Whether we’re taking on a new place or it’s just time for a refresh, new kit around the place be can be a real treat.
A new sofa can give us a real lift… and not just because the springs still go boing. And sometimes it’s all the sweeter for not breaking the bank along the way.
We all know that feeling. We’ve just passed the shop and there in the sale is the prize purchase we shelled out for last week. If only we’d waited.
Bad luck (or bad timing) is annoying but we can’t always know when prices are about to be slashed. The sad truth, though, is that thousands of us miss out every week and when it comes to giving our homes a lift. Cheap and even free stuff is passed on all the time, including sofas, TVs and even carpets.
The worse news is that many of us still pay through the nose when we think we’re
bagging a bargain. Take the ‘Bargain of the Week’. That’s just one example of how weekly payment stores (like Brighthouse) lure us in. Looks great, right? But wait a second. They say the sofa only costs £805 and those payments last 156 weeks. That’s £1,716.
The add-ons and cost of paying over three years more than doubles the price. It’s totally legal but it feels like a scam. The goods are often way cheaper elsewhere. And they even come with finance on hugely better terms.
Housing association or council tenants might find their landlords have schemes in place to help. Start with their website or by talking to a housing officer to see what support they offer. Some work in partnership with suppliers.
They ensure tenants have access to great deals and decent terms on any finance required to purchase goods. They also offer fair delivery costs, the right insurance advice and lower interest on loans.
- Want or need?
There is nothing wrong with anyone wanting to feather the nest a bit, no matter how tight the budget. It doesn’t need to cost the earth but be clear what’s a need and what’s a want. If it’s a true need, like a working fridge or cooker, a cost may be unavoidable. Don’t only compare prices, think about the cost of credit if you’re going to need to borrow or pay it off in instalments.
- Ask around
Tell everyone you see and everyone on Facebook what you’re looking for. You never know who’s upgrading their own place. Something pre-loved could be just the ticket, freeing up cash for something else
- Grant Permission?
People on benefits or low incomes may qualify for a grant. Turn2us.org.uk have a grants checker but it’s also worth speaking to a welfare officer for those of us who rent from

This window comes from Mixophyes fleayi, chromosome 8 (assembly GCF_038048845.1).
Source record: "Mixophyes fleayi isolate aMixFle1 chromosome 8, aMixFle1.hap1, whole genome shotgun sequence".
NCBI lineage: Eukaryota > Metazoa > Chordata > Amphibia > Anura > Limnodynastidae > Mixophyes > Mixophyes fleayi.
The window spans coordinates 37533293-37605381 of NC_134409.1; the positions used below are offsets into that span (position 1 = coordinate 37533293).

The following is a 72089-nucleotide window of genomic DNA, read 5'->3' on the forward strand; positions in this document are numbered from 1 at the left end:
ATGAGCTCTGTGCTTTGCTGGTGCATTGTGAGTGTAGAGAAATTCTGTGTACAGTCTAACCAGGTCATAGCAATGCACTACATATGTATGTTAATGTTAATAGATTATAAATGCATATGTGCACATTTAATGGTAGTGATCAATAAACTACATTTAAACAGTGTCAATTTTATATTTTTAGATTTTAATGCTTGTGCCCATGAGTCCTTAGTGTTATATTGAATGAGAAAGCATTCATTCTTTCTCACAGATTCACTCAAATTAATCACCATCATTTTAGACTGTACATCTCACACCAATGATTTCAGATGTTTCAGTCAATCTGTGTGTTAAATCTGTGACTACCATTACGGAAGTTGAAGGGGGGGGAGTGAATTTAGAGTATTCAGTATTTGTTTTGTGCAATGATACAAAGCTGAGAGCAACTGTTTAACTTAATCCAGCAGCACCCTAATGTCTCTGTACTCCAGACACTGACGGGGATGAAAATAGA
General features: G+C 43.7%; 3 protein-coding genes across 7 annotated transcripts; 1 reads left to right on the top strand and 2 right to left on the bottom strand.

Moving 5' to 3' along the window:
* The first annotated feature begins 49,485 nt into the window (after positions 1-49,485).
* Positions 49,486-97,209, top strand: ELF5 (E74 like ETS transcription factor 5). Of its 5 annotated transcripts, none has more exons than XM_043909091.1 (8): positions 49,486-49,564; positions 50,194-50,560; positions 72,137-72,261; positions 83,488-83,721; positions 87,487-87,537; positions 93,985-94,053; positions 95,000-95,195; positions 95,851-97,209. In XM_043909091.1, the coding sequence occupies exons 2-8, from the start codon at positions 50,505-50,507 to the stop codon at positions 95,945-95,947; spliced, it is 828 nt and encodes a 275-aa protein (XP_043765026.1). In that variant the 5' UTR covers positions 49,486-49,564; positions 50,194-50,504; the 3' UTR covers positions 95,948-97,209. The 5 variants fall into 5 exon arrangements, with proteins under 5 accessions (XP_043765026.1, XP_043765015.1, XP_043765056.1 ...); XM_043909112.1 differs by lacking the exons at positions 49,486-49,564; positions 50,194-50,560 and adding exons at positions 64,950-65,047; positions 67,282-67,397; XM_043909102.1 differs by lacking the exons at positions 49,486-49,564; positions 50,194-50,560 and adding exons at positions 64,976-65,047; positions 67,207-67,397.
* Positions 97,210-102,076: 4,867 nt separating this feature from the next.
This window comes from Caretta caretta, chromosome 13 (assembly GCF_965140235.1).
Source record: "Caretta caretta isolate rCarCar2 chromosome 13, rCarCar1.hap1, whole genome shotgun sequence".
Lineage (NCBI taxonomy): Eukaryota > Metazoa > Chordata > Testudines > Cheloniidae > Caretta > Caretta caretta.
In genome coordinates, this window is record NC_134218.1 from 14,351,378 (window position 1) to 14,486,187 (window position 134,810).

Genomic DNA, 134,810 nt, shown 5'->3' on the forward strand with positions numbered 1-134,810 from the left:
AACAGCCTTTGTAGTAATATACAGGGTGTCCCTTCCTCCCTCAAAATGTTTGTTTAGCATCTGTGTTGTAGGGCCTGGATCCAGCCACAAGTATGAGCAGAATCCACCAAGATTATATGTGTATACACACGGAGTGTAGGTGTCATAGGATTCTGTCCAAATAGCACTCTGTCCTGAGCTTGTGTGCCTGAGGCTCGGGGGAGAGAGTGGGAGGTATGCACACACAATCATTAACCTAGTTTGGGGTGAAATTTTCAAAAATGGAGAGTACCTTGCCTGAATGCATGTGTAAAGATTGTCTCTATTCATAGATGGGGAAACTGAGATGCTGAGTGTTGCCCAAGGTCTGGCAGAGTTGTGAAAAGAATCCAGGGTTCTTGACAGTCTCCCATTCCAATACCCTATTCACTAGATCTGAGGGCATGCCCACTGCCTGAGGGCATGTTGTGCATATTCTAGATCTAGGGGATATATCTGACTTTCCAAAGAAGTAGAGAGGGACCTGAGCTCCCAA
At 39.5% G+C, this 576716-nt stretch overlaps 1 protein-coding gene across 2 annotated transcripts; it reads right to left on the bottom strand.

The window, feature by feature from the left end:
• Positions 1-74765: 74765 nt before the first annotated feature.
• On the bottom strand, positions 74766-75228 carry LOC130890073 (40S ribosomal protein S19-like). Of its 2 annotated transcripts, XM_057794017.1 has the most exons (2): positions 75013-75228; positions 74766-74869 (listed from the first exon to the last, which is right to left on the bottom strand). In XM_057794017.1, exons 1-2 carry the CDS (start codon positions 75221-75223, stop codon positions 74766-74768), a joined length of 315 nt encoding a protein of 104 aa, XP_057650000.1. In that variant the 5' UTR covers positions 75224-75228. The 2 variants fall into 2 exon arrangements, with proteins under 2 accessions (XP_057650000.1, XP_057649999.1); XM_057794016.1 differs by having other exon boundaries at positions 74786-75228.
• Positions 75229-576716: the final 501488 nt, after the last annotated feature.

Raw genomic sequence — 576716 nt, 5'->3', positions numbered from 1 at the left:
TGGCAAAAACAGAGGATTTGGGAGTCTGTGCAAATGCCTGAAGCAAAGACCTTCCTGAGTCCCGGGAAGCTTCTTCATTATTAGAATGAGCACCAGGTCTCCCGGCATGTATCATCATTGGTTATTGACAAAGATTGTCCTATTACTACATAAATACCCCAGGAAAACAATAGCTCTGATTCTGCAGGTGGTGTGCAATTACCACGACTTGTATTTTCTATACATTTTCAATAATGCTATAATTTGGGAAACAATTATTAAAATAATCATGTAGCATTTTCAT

a housing association or council. The help on offer varies. It even depends if we’re in England, Scotland or Wales. Sometimes interest free advances or loans are available to claimants
- Re-use Recycled
With climate change hitting the headlines, how much we waste is in the spotlight. Local furniture recycling firms do a great job keeping furniture out of landfill. They take in unwanted goods, do them up and offer them cheap to people on a tight budget. Contact The Reuse Network to find a store near you at reuse-network.org.uk or call 0800 085 8339
- Free Yourself
Freecycle, and its rival Freegle, host online groups of local people offering up furniture and all other sorts of stuff for free. They want to save their neighbours money and save the planet at the same time. Quids in! did a quick local search for sofas like the one sold by Brighthouse and found no less than twelve on offer. For free. One was worth £2,500 when new and just needs a wash and some TLC. Go to freecycle.org or ilovefreegle.org
- If Only New Will Do
Always shop around, which is easiest to do online, taking the legwork out of the legwork! If only new will do, try not-for-profits like fairforyou.co.uk or smarterbuys.org.uk, which is backed by some landlords. They offer weekly payment options but the goods are cheaper and the cost of credit can be lower than on the high street.
- Insure to be Sure
Some sellers push customers into taking insurance just for the one product. This is usually unnecessary if home contents insurance is in place. Sometimes it’s just as cheap (if not cheaper) to cover our whole home. Some landlords have a deal in place that tenants can take advantage of, so it’s worth speaking to them or checking their website first.